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Saint Agnes Parish
1920 Newburg Rd
Louisville, KY 40205
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Venue Description

St. Agnes Parish dates its foundation to 1885, when Father Bernard H. Westermann was appointed to serve English-speaking Catholics just south and east of Louisville. As far back as 1871, however, Father George McCloskey had gathered worshippers near Preston Park Seminary (site of today’s Bellarmine University). A school existed around 1876.

After the Passionists opened Sacred Heart Retreat House, parishioners attended Mass in its chapel, which was enlarged as the parish grew. In 1890 Bishop William G. McCloskey asked Father Felix Ward, C.P., to take responsibility for St. Agnes; in 1892 the bishop requested that the Passionists make the relationship permanent.

The Sisters of Charity of Nazareth arrived in 1914 and led the school for many decades. School facilities expanded in the 1940s and 50s. Today, St. Agnes has more than 400 students from kindergarten through grade eight and has been named a Blue Ribbon School of Excellence by the United States Department of Education.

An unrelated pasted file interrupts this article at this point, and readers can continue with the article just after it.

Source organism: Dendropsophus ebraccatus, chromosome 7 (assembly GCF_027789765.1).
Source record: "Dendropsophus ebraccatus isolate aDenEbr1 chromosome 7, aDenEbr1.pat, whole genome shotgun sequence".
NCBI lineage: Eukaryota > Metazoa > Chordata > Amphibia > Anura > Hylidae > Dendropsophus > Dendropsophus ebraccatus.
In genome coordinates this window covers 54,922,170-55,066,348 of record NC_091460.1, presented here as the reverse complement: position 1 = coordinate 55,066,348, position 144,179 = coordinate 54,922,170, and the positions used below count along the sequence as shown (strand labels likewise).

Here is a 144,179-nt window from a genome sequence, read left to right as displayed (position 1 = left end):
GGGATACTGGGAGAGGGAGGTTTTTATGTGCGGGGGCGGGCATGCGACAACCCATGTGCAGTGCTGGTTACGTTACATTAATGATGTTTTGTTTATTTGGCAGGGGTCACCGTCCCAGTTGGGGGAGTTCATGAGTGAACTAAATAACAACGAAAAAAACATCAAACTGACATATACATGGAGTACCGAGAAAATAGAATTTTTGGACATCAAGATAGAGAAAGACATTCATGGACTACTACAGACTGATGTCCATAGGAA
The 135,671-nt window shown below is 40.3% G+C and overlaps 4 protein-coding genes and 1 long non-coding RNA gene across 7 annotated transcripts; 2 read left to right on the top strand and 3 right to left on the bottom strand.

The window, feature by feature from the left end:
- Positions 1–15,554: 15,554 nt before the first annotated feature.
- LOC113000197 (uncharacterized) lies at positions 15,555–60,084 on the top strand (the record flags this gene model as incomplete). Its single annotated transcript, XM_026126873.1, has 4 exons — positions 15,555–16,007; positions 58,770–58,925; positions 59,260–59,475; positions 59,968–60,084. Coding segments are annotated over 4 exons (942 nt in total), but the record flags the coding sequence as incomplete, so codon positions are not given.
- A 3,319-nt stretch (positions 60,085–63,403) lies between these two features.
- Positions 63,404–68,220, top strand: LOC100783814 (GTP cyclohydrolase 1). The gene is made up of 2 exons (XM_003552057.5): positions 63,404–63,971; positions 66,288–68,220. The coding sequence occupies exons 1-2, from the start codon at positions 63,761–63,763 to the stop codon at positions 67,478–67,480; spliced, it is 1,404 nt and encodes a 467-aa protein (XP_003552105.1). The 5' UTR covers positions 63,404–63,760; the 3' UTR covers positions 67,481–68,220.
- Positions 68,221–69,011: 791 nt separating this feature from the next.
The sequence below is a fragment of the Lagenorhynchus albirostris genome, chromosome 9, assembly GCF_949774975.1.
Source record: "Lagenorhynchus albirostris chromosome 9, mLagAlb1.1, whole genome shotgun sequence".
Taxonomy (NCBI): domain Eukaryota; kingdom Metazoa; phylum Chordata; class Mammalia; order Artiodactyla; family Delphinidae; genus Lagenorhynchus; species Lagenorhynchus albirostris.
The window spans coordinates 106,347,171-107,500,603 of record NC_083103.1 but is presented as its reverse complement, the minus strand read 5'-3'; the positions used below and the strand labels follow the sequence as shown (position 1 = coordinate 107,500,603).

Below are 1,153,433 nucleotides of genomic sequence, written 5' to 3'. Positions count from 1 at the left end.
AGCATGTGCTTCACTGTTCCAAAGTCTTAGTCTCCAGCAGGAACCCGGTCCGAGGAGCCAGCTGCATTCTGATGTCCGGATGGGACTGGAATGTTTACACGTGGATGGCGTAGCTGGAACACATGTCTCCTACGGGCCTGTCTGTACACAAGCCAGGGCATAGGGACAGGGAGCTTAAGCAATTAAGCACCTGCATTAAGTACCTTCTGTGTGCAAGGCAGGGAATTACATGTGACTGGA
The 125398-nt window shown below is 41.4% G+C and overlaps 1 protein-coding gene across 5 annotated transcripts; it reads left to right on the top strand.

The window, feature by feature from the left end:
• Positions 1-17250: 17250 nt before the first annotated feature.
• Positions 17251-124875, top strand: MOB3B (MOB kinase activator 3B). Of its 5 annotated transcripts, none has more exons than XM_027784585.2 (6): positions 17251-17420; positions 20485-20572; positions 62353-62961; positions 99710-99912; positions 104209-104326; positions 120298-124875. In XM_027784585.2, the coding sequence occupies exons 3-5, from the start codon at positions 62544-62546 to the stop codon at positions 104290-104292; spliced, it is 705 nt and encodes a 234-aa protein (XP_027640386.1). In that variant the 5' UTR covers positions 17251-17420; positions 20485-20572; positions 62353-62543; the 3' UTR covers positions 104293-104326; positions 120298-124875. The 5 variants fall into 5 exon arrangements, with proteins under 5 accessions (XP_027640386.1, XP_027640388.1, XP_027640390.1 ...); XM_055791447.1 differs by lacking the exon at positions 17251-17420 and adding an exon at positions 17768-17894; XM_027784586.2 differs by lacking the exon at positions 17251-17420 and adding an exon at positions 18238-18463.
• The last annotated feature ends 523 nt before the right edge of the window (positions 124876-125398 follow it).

To fund a more substantial church, St. Agnes initiated Louisville’s first church carnival in 1923. An annual city-wide attraction, it helped the parish pay off the $325,000 required to build the Italo Romanesque style church. Construction began in 1927; the church was dedicated in February 1928, its campanile by 1943.

Wider lay participation after the Second Vatican Council included a parish council, formed in 1969, and a school board in 1971. The parish house with living quarters and offices was ready for occupancy in 1970. In 2004 a new parish center offered dining/cafeteria facilities, meeting rooms, and a church undercroft. More than 3,700 registered parishioners include families representing several generations of membership. Liturgical music enriches worship, prayer and reflection opportunities enrich spirituality, and a carnival and fish fries enrich social life.

Passionist spirituality marks St. Agnes’ vision statement: “Embracing Jesus’ suffering love for all, and making it visible in worship, service, formation and education.”

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